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The Hottest Thing Since The Flashbulb


Marketing

THE HOTTEST THING SINCE THE FLASHBULB

The guests at Diane and L.J. Palazesi's wedding in Boston earlier this year found a surprise on each table: a disposable camera. Afraid the professional photographer would miss those spontaneous moments that define a wedding, the bride and groom bought a dozen of the $11 cameras and invited guests to take candid snaps. Several hours and hundreds of flashes later, guests simply dumped the cameras in a bag to be shipped off to the developer. "We got a lot of really fun pictures," says Diane. "It was a great idea."

Fun. Cheap. Easy to use. That potent combination has turned the disposable camera--basically a roll of film with a cheap plastic case and lens--into the hottest thing in photography. Sales in the U.S. zoomed 50% last year, with no sign of leveling off (chart). Projected sales for 1992 are 22 million units in the U.S., or about $200 million at retail. "I could see sales tripling or even quadrupling within three years," says Joel B. Streeter, camera buyer at Kmart Corp., which is so enthusiastic that it has granted disposables coveted space at its checkout counters. To make sure the enthusiasm doesn't wane, Eastman Kodak Co., with about 65% of the U.S. market for disposables, and Fuji Photo Film USA Inc., with about 25%, are rolling out niche products for everything from underwater photography to close-ups of baby.

It's a pleasant surprise for the amateur film business in the U.S., where retail sales have stayed flat since 1989 at 750 million rolls, or about $2.1 billion a year. "It's been a real shot in the arm," says Rod H. King, senior marketing manager at Fuji Photo.

When Fuji pioneered disposable cameras in Japan in 1986, few in the film business expected them to click. After all, most people already had cameras. And disposables were slow to catch on in the U.S., where they were introduced by Kodak in late 1987.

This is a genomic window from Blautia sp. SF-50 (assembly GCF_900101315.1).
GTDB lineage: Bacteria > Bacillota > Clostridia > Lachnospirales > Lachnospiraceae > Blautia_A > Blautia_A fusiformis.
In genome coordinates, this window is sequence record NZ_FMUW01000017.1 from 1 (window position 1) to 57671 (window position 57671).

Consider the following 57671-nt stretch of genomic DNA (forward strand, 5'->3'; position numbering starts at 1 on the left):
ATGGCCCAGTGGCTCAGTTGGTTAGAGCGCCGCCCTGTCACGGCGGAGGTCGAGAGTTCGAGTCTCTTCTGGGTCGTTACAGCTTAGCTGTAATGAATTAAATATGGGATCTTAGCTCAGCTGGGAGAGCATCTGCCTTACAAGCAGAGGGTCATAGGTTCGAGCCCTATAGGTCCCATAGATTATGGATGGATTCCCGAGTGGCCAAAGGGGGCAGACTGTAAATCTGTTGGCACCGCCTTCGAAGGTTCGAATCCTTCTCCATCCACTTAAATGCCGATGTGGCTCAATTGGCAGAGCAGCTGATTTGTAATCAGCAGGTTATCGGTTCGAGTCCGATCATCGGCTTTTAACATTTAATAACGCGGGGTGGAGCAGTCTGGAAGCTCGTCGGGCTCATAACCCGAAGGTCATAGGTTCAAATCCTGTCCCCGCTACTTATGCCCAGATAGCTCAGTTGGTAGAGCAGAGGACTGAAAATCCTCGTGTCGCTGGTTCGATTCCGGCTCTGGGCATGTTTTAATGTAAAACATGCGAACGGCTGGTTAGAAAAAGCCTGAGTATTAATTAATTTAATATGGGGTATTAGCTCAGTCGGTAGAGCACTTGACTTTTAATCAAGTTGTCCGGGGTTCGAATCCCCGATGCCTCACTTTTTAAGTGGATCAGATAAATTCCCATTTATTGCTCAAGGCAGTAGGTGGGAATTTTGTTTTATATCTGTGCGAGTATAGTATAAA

But as the public grew more familiar with the product, the disposable started to sell itself by filling needs that regular cameras can't. One giant need: being there when your fancy Minolta or Canon isn't. Peter M. Palermo, general manager of Kodak's consumer imaging division, figures about half of purchases are made by people who left their regular cameras at home. Buying a new camera would be extravagant; an $8 to $12 disposable is cheap by comparison, even with the added cost of processing. "Don't think of it as a camera, think of it as convenient film," says John J. Ruf, a partner at New England Consulting Group in Westport, Conn.

Film marketers also figure that at least half the photos taken with disposables wouldn't have been shot otherwise, as buyers keep finding new uses for the devices. Wedding snaps like the Palazesis' are a hot growth area. Truck drivers now use disposables to record accident scenes. The cameras also appeal to teens and senior citizens who find regular cameras either daunting to use or too pricey to buy. As for quality, disposables are still no match for expensive 35 mm cameras. But since they use 35 mm film, they produce better-quality photos than those old Instamatics.

SOMETHING FISHY. Now, Kodak and Fuji are mixing different film speeds, lenses, and accessories to tailor disposables to almost any need. Standing on the edge of the Grand Canyon? Disposables can take panoramic, wide-angle shots. Snorkling? Focus on that flounder with an underwater disposable. Sports fans are another target: Kodak now markets a telephoto version with ultrafast 1600 asa film for the stadium set. The company sold 4,000 of these through a special vendor at last year's Super Bowl. Kodak planners are looking at a model equipped with a short focal-length lens and fast film requiring less light to capture an image. They figure parents would like this disposable to take snapshots of their babies without the disturbing flash.

There's room for even more market segmentation. Just look at camera-happy Japan, where disposables now capture more than 10% of the film market, vs. 3% in the U.S. In one Japanese catalog aimed at young women, Kodak sells a package of five pastel-colored cameras for $70, including a version with a fish-eye lens and another with a foggy lens to create a rosy, romantic glow. For the film industry, disposables are about the only product around that's even remotely rosy.Mark Maremont in Boston, with Robert Neff in Tokyo


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